1.) Bread

    Slim-Down Effect: Contains carbohydrates, which boost brain chemicals that curb overeating

    Bread is an excellent source of carbs, which your brain needs to produce serotonin, a neurotransmitter that promotes feelings of comfort and satisfaction, says Nina T.

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  • 6 Amazing low-cal holiday treats

    I have a love/hate relationship with hors d'oeuvres. Love because they're usually bite-size-the perfect portion. Hate because those perfect portions add up quickly if I overdo it. With a little planning, though, it's actually easy to enjoy the festivities without racking up the calories. Start by choosing four or five items and placing them all on a small plate, which tricks your brain into thinking you're eating more food. Keep your party meal around 400 calories to stay satisfied without overeating. Whether you prefer to munch on appetizers, save room for desserts, or spend your time at the bar, here's how to indulge without gaining weight.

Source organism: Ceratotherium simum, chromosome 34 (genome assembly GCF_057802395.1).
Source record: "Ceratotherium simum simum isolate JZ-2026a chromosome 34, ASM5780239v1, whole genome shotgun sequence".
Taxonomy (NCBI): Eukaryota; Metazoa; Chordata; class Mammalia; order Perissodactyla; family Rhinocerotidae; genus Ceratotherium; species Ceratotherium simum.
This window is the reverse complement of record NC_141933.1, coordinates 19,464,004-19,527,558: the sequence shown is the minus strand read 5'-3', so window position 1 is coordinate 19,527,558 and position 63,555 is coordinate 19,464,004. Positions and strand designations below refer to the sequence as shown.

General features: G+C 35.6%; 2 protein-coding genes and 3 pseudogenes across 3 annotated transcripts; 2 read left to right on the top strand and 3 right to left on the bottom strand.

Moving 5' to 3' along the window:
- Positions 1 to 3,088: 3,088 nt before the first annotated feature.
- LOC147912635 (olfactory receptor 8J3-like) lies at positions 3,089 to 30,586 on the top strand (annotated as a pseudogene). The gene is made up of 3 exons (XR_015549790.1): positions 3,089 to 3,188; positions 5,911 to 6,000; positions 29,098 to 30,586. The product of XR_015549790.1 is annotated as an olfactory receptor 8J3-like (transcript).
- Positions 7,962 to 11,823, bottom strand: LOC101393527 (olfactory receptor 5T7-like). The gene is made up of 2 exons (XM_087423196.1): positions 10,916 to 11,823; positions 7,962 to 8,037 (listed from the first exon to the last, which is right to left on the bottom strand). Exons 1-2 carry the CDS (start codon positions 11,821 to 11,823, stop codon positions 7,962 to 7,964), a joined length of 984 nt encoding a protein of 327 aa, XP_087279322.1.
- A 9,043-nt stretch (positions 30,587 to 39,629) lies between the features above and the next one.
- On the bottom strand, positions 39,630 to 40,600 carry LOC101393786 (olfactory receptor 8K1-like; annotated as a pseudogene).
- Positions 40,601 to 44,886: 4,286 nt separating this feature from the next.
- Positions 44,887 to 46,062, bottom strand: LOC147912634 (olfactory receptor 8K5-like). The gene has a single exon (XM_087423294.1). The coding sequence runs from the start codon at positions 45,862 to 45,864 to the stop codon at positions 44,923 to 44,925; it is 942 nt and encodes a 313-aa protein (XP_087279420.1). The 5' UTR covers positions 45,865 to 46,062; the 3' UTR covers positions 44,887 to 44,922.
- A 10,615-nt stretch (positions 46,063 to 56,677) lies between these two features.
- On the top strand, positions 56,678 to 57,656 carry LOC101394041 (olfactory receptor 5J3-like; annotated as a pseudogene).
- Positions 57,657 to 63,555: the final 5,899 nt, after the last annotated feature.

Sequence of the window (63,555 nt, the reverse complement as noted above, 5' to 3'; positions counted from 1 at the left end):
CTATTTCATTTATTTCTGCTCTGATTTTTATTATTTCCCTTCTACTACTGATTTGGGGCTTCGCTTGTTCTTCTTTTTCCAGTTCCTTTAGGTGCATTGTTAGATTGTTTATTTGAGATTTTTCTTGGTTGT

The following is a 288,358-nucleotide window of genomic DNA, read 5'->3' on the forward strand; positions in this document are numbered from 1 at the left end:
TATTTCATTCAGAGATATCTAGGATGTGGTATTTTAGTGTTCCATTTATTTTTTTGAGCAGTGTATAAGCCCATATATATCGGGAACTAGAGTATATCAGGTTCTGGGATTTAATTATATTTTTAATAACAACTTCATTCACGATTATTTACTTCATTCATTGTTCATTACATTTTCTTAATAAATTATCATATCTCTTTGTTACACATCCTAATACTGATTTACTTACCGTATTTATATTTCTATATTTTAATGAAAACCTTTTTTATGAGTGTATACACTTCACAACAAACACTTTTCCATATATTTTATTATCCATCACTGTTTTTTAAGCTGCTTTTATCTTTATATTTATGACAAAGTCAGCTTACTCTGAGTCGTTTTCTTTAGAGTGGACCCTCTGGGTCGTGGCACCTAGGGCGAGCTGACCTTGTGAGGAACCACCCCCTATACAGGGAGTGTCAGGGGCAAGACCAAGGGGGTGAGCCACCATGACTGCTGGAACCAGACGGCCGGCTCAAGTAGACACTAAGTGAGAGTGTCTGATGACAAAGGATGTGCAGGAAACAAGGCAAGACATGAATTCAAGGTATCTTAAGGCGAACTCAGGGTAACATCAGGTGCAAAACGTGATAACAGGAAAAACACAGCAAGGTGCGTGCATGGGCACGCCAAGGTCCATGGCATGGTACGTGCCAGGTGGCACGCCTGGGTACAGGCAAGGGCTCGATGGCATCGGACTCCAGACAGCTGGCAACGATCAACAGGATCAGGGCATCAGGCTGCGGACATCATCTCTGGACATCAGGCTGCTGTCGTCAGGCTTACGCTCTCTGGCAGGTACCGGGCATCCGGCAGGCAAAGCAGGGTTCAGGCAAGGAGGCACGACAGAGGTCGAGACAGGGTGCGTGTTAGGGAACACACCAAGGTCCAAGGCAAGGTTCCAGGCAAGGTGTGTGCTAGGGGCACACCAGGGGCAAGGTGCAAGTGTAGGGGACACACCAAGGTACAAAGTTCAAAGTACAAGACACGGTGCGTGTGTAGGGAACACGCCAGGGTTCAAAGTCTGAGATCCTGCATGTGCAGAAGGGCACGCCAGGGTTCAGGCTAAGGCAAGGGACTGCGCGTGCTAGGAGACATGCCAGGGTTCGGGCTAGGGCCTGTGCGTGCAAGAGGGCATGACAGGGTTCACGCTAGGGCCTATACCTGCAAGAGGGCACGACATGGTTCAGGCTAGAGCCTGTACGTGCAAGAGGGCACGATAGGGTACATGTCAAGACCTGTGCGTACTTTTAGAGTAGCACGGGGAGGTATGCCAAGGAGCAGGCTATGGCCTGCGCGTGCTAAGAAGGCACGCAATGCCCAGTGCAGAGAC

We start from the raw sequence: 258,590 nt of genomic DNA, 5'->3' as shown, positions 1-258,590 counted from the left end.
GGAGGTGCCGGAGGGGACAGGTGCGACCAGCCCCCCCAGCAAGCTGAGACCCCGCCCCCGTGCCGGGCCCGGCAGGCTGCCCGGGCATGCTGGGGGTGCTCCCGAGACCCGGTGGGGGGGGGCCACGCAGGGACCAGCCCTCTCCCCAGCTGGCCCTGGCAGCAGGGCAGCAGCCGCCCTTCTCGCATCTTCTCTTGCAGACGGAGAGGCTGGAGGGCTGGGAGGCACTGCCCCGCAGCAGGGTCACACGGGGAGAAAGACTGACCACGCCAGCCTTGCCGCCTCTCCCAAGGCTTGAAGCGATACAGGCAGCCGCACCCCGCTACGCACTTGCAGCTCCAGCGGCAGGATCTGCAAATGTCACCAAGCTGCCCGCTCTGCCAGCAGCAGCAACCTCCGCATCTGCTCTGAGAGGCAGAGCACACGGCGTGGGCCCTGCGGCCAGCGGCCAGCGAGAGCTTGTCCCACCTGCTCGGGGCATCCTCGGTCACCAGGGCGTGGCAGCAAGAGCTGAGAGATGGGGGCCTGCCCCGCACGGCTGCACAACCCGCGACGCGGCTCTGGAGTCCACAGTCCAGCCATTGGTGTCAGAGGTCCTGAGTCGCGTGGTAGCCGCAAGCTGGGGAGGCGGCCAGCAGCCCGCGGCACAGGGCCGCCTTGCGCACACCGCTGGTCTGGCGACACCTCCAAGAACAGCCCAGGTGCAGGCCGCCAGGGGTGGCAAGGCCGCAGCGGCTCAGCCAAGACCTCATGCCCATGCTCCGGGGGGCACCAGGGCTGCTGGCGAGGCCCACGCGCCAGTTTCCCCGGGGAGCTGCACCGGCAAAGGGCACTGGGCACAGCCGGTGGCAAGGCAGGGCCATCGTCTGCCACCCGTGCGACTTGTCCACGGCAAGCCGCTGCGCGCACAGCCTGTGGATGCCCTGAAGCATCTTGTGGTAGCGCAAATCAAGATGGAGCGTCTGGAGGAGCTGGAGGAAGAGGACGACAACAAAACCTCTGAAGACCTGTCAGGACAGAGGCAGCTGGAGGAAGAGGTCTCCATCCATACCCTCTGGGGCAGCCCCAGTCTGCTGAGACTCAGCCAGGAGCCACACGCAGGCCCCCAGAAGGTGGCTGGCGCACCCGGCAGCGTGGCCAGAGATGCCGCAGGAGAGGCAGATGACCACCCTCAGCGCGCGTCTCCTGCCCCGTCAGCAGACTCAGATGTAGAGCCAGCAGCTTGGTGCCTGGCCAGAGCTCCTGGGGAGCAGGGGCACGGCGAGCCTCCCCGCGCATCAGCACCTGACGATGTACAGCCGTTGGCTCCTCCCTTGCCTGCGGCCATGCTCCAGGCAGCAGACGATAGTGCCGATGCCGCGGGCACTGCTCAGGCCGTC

Mini Quiches
    Your Portion Size: 2 mini spinach and cheese quiches

    Total Calories: 102

    Stay Slim Tip: A vegetable quiche sounds healthy, but the cheese and dough add fat and calories. Make these last by taking small bites.

    Try any of these 16 delicious recipes for easy entertaining.


    Sliders

    Your Portion Size: 1 beef

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  • Why lists make you happier and healthier

    I love lists. I use them to manage every part of my life. But they do more than just help me itemize my goals for the day. New research shows that writing to-do lists can help your health in a bunch of surprising ways, from making you happier to upping your workouts (key right now). Here's why:


    1. They're empowering